Nathaniel M. Glasser, Member of the Firm in the Employment, Labor & Workforce Management practice, in the firm’s Washington, DC, office, was quoted in Bloomberg Law Business & Practice, in “Mail-Order Drug Dispute Could Clarify Obamacare Bias Protections,” by Mary Anne Pazanowski.
Following is an excerpt:
The U.S. Supreme Court should review a decision that clears the way for people with disabilities to sue drug benefit plan administrators for bias based on how their plans operate, partly because it may limit discretion in how plans are structured, trade groups are saying.
Friend of the court briefs say the U.S. Court of Appeals for the Ninth Circuit got it wrong when it held that HIV/AIDS patients in California could bring a disparate impact claim under Section 504 of the Rehabilitation Act and, by extension, Section 1557 of the Affordable Care Act, against plan administrators based on provisions that require specialty drugs to be mailed to patients. …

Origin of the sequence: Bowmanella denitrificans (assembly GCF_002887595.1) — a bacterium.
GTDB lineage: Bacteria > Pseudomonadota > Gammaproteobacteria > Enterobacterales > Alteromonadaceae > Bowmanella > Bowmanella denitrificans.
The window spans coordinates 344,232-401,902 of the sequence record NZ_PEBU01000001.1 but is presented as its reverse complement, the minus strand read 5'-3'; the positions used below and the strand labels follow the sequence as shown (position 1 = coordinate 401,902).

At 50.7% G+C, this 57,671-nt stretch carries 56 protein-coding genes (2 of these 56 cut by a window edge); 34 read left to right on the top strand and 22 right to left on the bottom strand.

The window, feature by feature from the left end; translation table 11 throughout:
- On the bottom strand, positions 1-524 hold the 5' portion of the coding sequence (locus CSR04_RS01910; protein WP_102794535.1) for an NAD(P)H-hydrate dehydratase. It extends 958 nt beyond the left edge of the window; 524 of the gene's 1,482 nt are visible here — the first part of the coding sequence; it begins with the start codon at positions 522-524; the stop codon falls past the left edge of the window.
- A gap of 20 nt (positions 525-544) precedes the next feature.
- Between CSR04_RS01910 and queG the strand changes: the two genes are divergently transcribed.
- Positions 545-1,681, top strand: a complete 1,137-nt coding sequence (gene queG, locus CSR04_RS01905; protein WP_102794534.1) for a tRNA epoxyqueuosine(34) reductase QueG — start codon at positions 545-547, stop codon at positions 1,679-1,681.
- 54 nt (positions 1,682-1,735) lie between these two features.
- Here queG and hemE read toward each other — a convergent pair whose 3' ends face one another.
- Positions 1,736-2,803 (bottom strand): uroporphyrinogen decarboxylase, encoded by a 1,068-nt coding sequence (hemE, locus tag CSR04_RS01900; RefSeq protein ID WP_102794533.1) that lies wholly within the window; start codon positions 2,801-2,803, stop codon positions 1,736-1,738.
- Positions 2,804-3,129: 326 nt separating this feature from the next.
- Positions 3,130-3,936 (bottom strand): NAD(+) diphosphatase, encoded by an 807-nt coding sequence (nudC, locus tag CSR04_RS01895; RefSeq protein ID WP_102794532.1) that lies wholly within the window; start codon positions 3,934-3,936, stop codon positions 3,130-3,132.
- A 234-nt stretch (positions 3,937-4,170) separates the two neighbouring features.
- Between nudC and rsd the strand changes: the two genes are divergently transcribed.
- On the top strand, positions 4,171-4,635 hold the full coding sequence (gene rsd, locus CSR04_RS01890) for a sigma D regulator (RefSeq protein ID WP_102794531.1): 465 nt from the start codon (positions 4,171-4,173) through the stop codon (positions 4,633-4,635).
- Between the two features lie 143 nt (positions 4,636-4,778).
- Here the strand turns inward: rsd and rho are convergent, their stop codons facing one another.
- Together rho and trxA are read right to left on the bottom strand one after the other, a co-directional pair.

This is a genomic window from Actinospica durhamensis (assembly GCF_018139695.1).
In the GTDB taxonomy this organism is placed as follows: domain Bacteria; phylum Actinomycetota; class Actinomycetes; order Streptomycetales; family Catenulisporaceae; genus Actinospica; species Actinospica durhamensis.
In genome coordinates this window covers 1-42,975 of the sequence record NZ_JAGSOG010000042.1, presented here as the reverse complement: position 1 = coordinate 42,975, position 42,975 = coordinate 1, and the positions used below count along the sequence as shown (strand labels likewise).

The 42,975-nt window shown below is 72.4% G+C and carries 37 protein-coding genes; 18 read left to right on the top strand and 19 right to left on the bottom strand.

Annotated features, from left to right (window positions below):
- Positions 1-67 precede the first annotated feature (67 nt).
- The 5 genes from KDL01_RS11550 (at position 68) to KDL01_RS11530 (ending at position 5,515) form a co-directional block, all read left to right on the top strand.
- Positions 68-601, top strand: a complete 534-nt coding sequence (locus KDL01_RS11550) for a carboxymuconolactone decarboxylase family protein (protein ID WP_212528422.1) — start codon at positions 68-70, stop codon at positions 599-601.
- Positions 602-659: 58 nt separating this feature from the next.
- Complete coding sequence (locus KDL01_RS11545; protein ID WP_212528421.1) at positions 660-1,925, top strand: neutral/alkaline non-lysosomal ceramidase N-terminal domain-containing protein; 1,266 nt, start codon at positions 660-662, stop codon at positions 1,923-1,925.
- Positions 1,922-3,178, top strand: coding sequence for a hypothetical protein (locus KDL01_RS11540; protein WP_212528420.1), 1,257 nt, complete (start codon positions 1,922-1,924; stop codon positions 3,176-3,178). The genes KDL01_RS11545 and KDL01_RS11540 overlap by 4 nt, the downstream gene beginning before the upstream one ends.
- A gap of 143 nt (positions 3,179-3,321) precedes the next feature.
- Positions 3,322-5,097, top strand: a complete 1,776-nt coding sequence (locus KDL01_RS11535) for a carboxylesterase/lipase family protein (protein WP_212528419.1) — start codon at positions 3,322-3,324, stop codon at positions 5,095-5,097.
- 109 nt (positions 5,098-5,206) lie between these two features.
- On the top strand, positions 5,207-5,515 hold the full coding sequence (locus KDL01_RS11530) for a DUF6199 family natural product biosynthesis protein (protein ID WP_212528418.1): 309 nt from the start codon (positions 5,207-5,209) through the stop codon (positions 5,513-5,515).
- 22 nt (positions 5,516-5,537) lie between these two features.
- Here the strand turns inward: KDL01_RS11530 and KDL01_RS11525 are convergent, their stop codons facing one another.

If the top court chooses to answer the disparate impact question, the decision also will affect any Section 504 disability discrimination claim, including those outside the health-care context, said Nathaniel Glasser, a Washington-based member of Epstein Becker Green.
CVS’s petition for review also asked the court to decide if, assuming a disparate impact claim can be brought under Sections 504 and 1557, it can be used to challenge a benefit plan’s facially neutral terms and conditions, Glasser said.
The answer will affect a wide array of entities, as Section 1557 “exploded the range of potential defendants” under Section 504 to include virtually any public or private health-care program that receives federal funds, a category that includes hospitals, pharmacies, insurers, and pharmacy benefit managers, CVS said.
Circuit Split, Open Question
The Ninth Circuit’s decision conflicts with one from the U.S. Court of Appeals for the Sixth Circuit in Doe v. Blue Cross Blue Shield of Tenn., Inc. that involved similar circumstances, CVS said in its petition for review. The top court must resolve the split, it said.
Ending a circuit split is a traditional reason for granting review, but the split here is a pretty uneven one, Glasser said. The Second, Seventh, and Tenth circuits, like the Ninth, have recognized disparate impact claims under Section 504.
Even without a split, Supreme Court review is necessary, because the top court left open the very question at issue here in Alexander v. Choate, CVS said.